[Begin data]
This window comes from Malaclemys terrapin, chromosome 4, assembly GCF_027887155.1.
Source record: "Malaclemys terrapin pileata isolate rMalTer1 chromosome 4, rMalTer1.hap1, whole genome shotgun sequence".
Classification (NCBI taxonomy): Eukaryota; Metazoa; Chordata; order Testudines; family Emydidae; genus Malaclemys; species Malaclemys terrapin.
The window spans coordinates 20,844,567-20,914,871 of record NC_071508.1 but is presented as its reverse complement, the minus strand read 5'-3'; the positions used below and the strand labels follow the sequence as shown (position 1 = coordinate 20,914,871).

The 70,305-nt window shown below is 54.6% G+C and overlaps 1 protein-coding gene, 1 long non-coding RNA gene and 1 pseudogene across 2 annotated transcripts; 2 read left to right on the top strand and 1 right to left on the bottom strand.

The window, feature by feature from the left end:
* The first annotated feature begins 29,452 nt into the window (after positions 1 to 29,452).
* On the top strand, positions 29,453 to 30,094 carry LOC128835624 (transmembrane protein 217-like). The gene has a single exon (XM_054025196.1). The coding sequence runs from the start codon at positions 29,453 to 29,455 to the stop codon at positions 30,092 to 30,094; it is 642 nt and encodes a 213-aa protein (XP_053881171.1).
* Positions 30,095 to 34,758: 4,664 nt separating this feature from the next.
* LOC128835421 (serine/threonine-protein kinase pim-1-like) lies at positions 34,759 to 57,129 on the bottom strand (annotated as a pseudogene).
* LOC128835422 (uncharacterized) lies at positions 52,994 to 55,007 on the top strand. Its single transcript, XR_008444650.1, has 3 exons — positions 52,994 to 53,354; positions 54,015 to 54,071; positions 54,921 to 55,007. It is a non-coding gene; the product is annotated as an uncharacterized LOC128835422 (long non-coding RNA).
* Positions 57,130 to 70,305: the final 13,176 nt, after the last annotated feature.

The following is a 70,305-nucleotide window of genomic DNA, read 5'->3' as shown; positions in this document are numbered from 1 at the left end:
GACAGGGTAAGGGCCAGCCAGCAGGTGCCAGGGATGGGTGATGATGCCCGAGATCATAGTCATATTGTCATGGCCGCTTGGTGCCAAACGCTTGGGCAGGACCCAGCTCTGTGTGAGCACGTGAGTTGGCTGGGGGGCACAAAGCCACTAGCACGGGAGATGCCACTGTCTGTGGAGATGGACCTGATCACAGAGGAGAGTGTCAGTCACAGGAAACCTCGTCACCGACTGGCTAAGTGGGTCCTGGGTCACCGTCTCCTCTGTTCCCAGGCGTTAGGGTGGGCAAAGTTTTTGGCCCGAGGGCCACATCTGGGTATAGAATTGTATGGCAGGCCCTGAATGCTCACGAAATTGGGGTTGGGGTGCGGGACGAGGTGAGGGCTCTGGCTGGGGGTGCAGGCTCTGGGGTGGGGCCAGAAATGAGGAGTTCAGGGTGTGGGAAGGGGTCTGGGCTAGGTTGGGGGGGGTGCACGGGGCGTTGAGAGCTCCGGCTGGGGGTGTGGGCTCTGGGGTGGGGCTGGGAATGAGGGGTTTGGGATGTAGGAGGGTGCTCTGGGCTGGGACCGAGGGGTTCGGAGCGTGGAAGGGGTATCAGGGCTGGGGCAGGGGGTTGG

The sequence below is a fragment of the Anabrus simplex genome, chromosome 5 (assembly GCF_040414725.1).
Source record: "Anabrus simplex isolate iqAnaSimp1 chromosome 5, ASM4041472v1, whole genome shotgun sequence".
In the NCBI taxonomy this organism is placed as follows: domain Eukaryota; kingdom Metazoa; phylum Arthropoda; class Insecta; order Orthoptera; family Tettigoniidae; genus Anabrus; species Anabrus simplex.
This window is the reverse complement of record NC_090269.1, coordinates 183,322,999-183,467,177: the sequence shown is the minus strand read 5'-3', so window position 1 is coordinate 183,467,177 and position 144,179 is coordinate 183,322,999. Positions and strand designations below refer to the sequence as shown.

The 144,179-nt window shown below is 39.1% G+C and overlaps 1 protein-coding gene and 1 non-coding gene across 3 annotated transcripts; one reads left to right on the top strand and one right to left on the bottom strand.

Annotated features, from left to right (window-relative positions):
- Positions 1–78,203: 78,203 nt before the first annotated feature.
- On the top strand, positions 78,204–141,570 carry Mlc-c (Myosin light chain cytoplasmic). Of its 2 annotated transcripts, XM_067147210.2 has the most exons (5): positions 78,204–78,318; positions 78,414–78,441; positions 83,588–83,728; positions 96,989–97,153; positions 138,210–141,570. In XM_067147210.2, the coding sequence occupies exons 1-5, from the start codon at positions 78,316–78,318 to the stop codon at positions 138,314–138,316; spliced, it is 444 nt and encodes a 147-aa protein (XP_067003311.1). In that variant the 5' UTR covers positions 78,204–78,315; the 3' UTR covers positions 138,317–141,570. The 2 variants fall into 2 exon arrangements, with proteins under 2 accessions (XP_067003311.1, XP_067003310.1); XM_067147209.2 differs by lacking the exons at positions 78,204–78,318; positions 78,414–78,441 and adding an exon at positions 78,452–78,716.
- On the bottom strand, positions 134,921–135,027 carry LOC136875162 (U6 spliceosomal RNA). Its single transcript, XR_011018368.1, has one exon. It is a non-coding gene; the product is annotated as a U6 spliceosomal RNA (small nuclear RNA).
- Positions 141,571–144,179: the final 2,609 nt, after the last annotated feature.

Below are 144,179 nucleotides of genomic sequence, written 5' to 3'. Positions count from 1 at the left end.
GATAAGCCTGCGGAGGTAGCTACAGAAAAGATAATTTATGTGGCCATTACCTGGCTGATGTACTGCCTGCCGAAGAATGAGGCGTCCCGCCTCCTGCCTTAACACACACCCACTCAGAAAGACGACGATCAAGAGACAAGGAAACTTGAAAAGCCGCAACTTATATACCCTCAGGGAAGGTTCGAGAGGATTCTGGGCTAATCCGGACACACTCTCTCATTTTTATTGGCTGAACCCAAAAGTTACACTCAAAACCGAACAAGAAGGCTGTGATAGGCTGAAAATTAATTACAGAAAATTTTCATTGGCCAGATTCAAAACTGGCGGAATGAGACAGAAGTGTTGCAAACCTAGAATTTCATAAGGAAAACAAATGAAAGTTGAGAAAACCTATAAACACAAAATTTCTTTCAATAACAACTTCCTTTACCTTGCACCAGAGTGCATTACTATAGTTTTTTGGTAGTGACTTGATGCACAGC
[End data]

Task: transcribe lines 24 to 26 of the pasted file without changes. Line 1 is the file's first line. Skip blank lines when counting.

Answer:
- Positions 141,571–144,179: the final 2,609 nt, after the last annotated feature.

Below are 144,179 nucleotides of genomic sequence, written 5' to 3'. Positions count from 1 at the left end.
GATAAGCCTGCGGAGGTAGCTACAGAAAAGATAATTTATGTGGCCATTACCTGGCTGATGTACTGCCTGCCGAAGAATGAGGCGTCCCGCCTCCTGCCTTAACACACACCCACTCAGAAAGACGACGATCAAGAGACAAGGAAACTTGAAAAGCCGCAACTTATATACCCTCAGGGAAGGTTCGAGAGGATTCTGGGCTAATCCGGACACACTCTCTCATTTTTATTGGCTGAACCCAAAAGTTACACTCAAAACCGAACAAGAAGGCTGTGATAGGCTGAAAATTAATTACAGAAAATTTTCATTGGCCAGATTCAAAACTGGCGGAATGAGACAGAAGTGTTGCAAACCTAGAATTTCATAAGGAAAACAAATGAAAGTTGAGAAAACCTATAAACACAAAATTTCTTTCAATAACAACTTCCTTTACCTTGCACCAGAGTGCATTACTATAGTTTTTTGGTAGTGACTTGATGCACAGC